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Life is all about options and choices. When it comes to fishing the same parameters apply. Preferences vary for anglers choosing kayaks, places to paddle, species of fish to catch, lures to cast and rod and reel combinations to use. Everyone likes something different, that’s why they make chocolate and vanilla ice cream. More than likely there is a specific outfit that is more suited for the conditions you face. Lure weights are one factor. If you are fond of launching spinnerbaits for bass, clear water, bright skies and a light wind might be best suited for a diminutive quarter ounce spinner. While the smaller lures can be cast by the expert baitcaster, open faced spinning might be a better fit.With open faced spinning there is no backlash, long casts of lighter lures are the end result of the free flowing style of spinning. A good midpoint is a medium size reel and a 6 foot medium action rod. This gives a certain degree of balance to the caster/catcher. Smaller soft plastics, curly tail grubs, tubes, tiny topwaters all easily accommodate four to ten pound test line.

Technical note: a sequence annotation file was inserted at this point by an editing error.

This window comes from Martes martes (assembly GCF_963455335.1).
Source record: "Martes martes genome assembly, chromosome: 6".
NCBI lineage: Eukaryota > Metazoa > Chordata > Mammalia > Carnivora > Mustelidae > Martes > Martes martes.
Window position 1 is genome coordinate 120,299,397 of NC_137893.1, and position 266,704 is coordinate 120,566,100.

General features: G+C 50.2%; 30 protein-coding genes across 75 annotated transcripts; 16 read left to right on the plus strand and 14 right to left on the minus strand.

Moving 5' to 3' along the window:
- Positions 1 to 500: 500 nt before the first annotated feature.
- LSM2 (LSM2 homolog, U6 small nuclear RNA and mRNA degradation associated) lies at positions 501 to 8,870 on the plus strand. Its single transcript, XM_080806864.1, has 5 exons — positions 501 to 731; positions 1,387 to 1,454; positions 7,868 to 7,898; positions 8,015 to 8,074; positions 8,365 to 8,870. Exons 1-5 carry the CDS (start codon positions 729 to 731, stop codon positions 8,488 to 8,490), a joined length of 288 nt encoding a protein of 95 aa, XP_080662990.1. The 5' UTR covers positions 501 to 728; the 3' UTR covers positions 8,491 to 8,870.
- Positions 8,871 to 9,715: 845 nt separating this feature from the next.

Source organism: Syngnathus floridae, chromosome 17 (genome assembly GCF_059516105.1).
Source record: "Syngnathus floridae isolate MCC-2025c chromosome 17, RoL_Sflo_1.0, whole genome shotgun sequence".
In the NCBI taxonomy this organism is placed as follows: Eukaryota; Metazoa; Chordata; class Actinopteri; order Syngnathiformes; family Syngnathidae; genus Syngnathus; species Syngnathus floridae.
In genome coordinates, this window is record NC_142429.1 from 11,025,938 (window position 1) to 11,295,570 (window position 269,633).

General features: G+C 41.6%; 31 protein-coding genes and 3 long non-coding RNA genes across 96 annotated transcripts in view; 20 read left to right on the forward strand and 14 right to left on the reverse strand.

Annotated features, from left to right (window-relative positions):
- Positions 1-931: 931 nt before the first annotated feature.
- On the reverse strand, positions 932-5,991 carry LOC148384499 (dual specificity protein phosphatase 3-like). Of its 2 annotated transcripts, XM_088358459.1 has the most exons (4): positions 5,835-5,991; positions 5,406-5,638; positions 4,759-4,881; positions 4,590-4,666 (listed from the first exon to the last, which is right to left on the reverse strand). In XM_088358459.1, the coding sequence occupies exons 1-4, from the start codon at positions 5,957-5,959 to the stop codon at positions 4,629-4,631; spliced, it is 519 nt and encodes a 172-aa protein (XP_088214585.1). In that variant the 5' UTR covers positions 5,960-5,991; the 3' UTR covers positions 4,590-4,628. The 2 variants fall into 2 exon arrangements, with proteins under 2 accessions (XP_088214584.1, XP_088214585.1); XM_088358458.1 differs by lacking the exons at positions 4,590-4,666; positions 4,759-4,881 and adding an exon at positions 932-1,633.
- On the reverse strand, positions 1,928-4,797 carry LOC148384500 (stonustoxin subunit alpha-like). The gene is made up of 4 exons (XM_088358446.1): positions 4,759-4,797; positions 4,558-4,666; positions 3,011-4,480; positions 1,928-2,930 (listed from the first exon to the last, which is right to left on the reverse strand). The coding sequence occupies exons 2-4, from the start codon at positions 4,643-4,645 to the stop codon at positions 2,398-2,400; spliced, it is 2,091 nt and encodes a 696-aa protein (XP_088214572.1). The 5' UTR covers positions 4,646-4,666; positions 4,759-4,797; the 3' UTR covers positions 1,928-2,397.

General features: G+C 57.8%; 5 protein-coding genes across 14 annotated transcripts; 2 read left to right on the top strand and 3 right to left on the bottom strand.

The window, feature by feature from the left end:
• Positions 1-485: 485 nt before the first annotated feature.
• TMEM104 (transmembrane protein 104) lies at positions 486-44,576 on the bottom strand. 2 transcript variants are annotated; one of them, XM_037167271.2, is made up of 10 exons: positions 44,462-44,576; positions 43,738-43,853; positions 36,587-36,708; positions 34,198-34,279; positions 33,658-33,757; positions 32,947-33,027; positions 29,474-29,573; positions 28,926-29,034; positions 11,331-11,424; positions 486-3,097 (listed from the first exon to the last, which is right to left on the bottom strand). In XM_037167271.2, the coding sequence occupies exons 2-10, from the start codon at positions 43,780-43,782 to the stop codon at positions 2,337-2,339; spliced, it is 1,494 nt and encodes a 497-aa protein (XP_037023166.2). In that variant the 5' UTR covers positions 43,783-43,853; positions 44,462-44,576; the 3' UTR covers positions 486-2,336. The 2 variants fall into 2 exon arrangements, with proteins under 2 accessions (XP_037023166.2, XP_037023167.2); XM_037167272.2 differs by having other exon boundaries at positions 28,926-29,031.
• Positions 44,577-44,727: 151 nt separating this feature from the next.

When you upsize your baits to the ½ ounce spinnerbaits, bulky crankbaits, buzzbaits and heavy jigs (1/2 to 1 ounce) baitcasting is the ticket. The stress on the reel, rod and angler is minimized with the stouter gear. Retrieving is facilitated by the heavily geared, aka level wind reel. Feathering the bait, using your thumb to add or release spool pressure to create casting accuracy is a huge plus for the baitcaster. Fighting larger fish is also, in my opinion, a higher efficiency proposition using baitcasting reels and longer rods. Couple with the outfit is use of the heavier line, 12-20 pound test line. Monofilament, fluorocarbon and braided line all spool and perform well on baitcasting reels. Drag systems are a toss-up, both reel have fans for different reasons. Spinning is smoother but baitcasting is stronger.

Which is better? BOTH! There will always be situations facing the kayak angler that dictate a different approach. Gin clear, calm, shallow water and spooky fish, garb the spinning stuff, heavy cover and larger lures leans towards baitcasting; bring both. In kayak fishing, physical, mental and equipment preparation all are keys to consistently catching bass. A small assortment of baits and the correct rods/reels to cast, feel the end line activity, set the hook and play your fish are all essential. Use all the tools available to you to paddle your way to more and bigger bass.